It is so great to have you performing for us at Tangled Kids Fest! this year. You have an extensive portfolio of writing, performing and directing for theatre, radio, film and television. Have you ever performed in front of an audience of kids?
I have written for young people’s theatre for a number of UK theatre companies. As a performer I’ve done what might be called family shows, so kids included. This might be the most specifically kid oriented show I’ve done as a performer. It’s good practice in thinking about who the audience is and ensuring they are engaged. Sometimes, as writers or performers, we forget who we are communicating with.
When did you learn you wanted to be a performer?
Aged three. I created plays and bored my family by insisting they be the audience, riveted of course to every word.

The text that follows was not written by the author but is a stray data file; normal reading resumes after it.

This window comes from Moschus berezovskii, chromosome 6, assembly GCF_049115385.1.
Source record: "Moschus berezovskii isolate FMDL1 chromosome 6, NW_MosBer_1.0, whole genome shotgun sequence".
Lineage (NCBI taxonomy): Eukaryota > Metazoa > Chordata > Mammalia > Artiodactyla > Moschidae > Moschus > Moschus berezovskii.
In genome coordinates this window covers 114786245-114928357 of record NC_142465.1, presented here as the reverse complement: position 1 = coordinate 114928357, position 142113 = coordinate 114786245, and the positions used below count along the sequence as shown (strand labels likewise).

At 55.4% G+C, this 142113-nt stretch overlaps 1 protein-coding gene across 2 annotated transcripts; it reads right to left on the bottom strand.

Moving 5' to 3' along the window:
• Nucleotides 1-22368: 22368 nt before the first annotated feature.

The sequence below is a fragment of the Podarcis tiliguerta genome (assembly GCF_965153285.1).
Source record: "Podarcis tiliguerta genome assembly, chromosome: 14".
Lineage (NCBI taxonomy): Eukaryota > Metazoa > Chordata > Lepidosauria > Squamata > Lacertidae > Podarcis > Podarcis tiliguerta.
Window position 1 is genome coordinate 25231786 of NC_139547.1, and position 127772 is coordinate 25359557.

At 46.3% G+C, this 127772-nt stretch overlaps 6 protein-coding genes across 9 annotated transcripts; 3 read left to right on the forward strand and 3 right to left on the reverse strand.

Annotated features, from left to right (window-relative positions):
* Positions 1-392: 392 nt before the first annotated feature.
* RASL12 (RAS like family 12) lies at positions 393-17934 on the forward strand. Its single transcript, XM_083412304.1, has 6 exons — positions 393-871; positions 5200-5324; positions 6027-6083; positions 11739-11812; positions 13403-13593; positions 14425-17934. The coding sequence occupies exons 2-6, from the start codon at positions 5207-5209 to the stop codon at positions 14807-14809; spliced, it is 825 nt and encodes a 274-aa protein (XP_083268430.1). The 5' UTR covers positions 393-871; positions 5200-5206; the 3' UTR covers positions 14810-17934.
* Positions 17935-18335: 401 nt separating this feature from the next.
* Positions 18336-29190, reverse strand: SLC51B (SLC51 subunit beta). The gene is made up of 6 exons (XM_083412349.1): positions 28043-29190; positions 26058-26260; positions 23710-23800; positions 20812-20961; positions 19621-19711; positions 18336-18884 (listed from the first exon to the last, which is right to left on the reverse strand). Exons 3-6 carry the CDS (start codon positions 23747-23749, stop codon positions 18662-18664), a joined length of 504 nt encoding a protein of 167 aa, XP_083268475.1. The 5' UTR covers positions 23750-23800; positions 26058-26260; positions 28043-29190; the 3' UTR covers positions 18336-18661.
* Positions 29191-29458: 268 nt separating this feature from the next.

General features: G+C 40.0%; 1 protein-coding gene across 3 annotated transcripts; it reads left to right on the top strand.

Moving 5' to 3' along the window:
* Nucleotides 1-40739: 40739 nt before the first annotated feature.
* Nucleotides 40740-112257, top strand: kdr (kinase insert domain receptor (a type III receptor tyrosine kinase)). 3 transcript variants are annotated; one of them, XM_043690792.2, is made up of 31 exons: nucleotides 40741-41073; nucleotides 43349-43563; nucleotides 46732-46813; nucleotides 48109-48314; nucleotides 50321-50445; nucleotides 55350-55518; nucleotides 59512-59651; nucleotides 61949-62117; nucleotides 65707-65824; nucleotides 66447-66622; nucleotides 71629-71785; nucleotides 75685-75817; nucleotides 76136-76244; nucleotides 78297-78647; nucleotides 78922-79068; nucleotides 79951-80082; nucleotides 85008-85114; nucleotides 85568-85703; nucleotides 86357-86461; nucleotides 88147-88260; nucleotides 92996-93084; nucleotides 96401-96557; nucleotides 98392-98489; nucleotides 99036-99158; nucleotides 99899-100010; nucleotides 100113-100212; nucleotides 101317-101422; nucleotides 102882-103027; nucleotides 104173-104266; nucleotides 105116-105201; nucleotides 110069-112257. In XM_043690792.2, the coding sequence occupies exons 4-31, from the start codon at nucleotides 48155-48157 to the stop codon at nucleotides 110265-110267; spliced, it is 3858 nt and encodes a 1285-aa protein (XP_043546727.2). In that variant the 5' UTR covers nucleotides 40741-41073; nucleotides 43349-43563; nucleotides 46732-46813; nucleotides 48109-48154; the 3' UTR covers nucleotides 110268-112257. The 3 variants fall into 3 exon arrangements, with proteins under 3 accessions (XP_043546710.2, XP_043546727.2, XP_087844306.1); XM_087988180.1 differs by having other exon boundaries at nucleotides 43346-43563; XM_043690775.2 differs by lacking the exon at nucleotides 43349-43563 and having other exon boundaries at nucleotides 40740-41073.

Why did you pick the ukulele?
My mom played it. I joined a ukulele band here in Toronto called The Ukulele Ladies. Well, I suppose I co-formed the band since it was just me and two pals wandering the streets and singing in the summer months. Loved it.
The Kids Fest! is an exciting and rare opportunity for children with disabilities to get together and witness an eclectic range of internationally renowned artists with disabilities perform. As an artist with a disability, what would you say to a child who has a disability who is considering becoming an artist?
I think creativity is something everyone has, and can explore. The arts helped me express my experience of sight loss, and now is my vehicle to express my experience of living blind. Whether as a profession or a way of life, being an artist happens the moment we communicate ourselves and our thoughts and feelings beyond daily conversation. Be an artist, in your living room, on a street corner, in a theatre, gallery wherever. And I strongly recommend finding other disabled artists to help support you along the way.
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